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OPINION: The prerogative of mercy: Examining the President’s grant of respite to his Minister of Finance

by Attorney-at-Law Vivian Williams

If courts which are instituted to determine what justice is between man and man may not enforce the private rights to which they find the litigants before them entitled, the great purpose of government will be unattained and our republican system will prove to be a lamentable failure.” – (U.S. 8th Circuit Court of Appeal)

As the sun rose in Georgetown, Guyana’s capital, on July 8, 2019, the country’s President, Brigadier David Granger, was in a predicament. He needed to rescue his Minister of Finance, Winston Jordan from imprisonment for contempt. Jordan started the day praying for mercy after disobeying a court order that compelled him to pay more than 2 million US dollars to Dipcon Engineering Services to satisfy a judgment against the state. Failure to satisfy the judgment by the end of the day would land the Minister in jail for 21 days if his prayer for Presidential pardon was not answered.

As the keeper of the State’s purse, Jordan’s disobedience escalated tension between the Judiciary and the Executive. His predicament means that an Executive that was defeated in the legislature and now in a state of diminished capacity, was picking a fight with the judicial branch of government. Towards the end of the day, as the sun was drifting back to its resting place and the jailing of a defiant Minister of government loomed larger, the President granted a respite, carved out of his prerogative of mercy.

The President’s grant of respite under the circumstances was an unusual flexing of executive muscles. It placed the President in murky waters and the enforcement of private rights on the edge of a cliff. Pardons for contemners have always been minefields Executives avoided. In this case, the implications for President Granger’s legacy and the country’s profile as a destination for private enterprise could be immeasurable. Therefore, it is reasonable to ponder aloud, whether President Granger was fully briefed of the minefield he stepped into.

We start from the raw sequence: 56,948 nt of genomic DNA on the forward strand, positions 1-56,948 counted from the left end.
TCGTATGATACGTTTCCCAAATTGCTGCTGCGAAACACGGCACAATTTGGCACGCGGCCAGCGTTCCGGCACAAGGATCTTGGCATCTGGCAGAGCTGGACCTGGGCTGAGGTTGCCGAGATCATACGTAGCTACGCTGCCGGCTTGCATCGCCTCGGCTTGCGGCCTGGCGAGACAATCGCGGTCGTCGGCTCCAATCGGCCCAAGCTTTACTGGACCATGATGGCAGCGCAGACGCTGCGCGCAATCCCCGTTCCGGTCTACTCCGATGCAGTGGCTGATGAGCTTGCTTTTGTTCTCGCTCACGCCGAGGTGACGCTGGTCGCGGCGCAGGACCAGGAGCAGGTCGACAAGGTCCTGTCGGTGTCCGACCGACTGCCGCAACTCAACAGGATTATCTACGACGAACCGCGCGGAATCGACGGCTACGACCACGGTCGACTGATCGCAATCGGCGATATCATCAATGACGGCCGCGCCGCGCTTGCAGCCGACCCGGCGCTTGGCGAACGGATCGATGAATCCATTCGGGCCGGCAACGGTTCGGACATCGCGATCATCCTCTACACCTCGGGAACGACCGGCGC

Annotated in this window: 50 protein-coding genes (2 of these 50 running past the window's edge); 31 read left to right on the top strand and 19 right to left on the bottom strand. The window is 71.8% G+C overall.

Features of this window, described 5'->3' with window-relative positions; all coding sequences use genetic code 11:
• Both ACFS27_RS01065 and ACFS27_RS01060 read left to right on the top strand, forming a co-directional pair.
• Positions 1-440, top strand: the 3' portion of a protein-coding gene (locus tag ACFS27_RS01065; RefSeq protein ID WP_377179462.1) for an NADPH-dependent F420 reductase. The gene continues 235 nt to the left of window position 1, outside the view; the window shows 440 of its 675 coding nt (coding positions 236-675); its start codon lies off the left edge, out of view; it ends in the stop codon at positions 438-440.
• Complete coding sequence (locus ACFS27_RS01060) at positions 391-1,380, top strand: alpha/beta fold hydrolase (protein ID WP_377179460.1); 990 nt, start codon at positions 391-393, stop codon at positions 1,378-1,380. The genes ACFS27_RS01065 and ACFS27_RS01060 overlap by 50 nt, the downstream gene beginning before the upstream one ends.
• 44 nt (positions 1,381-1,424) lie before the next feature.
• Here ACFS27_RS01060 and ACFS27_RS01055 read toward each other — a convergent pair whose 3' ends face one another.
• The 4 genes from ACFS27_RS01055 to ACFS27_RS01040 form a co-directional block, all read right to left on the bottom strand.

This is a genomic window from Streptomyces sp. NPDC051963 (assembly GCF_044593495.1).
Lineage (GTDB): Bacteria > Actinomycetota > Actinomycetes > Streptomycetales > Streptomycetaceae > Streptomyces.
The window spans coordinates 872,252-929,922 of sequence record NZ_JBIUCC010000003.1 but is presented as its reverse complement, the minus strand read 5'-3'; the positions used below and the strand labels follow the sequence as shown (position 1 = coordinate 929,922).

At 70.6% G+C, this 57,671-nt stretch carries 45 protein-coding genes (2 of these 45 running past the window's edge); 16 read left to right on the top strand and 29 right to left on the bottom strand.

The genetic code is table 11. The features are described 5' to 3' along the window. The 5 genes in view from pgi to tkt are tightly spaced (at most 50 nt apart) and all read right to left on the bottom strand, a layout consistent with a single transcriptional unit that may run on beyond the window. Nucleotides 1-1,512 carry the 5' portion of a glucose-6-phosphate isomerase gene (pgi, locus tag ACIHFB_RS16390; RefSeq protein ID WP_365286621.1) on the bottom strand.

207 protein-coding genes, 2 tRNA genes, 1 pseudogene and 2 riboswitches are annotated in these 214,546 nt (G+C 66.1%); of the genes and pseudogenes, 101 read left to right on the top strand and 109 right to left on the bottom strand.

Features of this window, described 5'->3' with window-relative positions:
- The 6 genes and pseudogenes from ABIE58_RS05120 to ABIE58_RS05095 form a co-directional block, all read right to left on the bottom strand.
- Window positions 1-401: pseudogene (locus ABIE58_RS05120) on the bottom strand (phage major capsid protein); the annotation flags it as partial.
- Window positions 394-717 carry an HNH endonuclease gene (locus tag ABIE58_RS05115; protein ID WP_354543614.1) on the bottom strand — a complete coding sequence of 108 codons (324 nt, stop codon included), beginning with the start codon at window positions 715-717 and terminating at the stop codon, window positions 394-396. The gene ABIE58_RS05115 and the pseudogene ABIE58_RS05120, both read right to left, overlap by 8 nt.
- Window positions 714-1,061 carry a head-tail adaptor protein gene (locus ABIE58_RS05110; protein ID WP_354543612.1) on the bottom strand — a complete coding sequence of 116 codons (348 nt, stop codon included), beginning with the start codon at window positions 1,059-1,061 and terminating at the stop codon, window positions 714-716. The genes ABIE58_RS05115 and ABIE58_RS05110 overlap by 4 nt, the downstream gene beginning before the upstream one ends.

A Respite or A Nullity?

While it is well established that the prerogative of mercy extends to the offense of contempt of court, all acts of contempt cannot or should NOT be pardoned. It is well settled at common law and in jurisdictions across the world, that the discretion of an Executive to pardon extends to criminal contempt not civil contempt. Indeed, the Guyana Constitution expressly restricts the President’s prerogative of mercy to criminal offenses.

Therefore, the issue is whether the Finance Minister’s conduct constitutes civil or criminal contempt. The President might have been guided by the nature of the penalty rather than the purpose of it. Civilized democracies do not regard contempt to be criminal merely because incarceration is imposed as punishment. It is the purpose of the punishment rather than the character of the act or nature of punishment that is the deciding factor. See 25 Harvard Law Review 375 and the English case of In re Freston, 11 Q.B.D. 545. In Shillitani v United States, the U.S. Supreme Court declared that though incarceration is for a definite period, the contempt is civil if it is intended to coerce compliance. In the case of Minister Jordan, the term of confinement was clearly imposed to coerce compliance and in fact, was contingent upon non-compliance.

The U.S. Supreme Court adopted the common law approach that deems contempt to be civil when a contemner refuses to do that which he is ordered to do, and criminal when the contemner does that which he is forbidden to do. Gompers v. Bucks Stove & Range Co., 221 U.S. 48. The distinction is made between acts that detract from the dignity and authority of the court and a refusal to do justice to other parties. The U.S. 8th Circuit Court of Appeals sums the rule up poignantly, noting that:

…an order committing a defendant for contempt in refusing to pay a fine, or to obey an order made in a civil suit for the purpose of enforcing the rights and administering the remedies of a party to the action, is civil and remedial, and not criminal, in its nature, and does not fall within the pardoning power of the executive.”

The common law rule that has emerged with respect to Presidential pardons for contemners is that when the conduct at issue interferes with the enforcement of a decree, whether affirmative or negative, it is civil contempt and punishment is remedial. On the contrary, when the act strikes at the discipline and efficiency of judicial authority, it is criminal contempt and punishment acts penally. See In re Freston, L. R. 11 Q. B. D. 545; and Harvey v. Harvey, L. R. 26 Ch. D. 644.

Understanding the Rationale for the Prerogative of Mercy

The prerogative of mercy emanated from the Crown as the King reserved the discretion to grant reprieve from injury against the Crown itself. The underlined reasoning is that the Executive is the repository of the rights, interests and property of the Crown and the public. Therefore, discretion inheres in a President as the custodian of public property and interest, to grant respite from wrongs committed against the State. Because criminal offenses are deemed to be crimes against the state, the Executive has discretion to pardon these offenses.